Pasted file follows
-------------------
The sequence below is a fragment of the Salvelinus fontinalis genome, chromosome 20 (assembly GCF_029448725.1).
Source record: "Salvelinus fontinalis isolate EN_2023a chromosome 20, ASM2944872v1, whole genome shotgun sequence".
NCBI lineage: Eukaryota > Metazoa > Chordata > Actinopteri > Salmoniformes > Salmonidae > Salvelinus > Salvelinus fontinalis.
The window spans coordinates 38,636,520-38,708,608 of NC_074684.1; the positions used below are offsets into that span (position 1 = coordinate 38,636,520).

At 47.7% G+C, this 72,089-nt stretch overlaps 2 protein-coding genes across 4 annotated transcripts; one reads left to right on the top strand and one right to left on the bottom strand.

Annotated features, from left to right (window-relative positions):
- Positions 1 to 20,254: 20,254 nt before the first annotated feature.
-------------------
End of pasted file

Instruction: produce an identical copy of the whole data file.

The sequence below is a fragment of the Salvelinus fontinalis genome, chromosome 20 (assembly GCF_029448725.1).
Source record: "Salvelinus fontinalis isolate EN_2023a chromosome 20, ASM2944872v1, whole genome shotgun sequence".
NCBI lineage: Eukaryota > Metazoa > Chordata > Actinopteri > Salmoniformes > Salmonidae > Salvelinus > Salvelinus fontinalis.
The window spans coordinates 38,636,520-38,708,608 of NC_074684.1; the positions used below are offsets into that span (position 1 = coordinate 38,636,520).

At 47.7% G+C, this 72,089-nt stretch overlaps 2 protein-coding genes across 4 annotated transcripts; one reads left to right on the top strand and one right to left on the bottom strand.

Annotated features, from left to right (window-relative positions):
- Positions 1 to 20,254: 20,254 nt before the first annotated feature.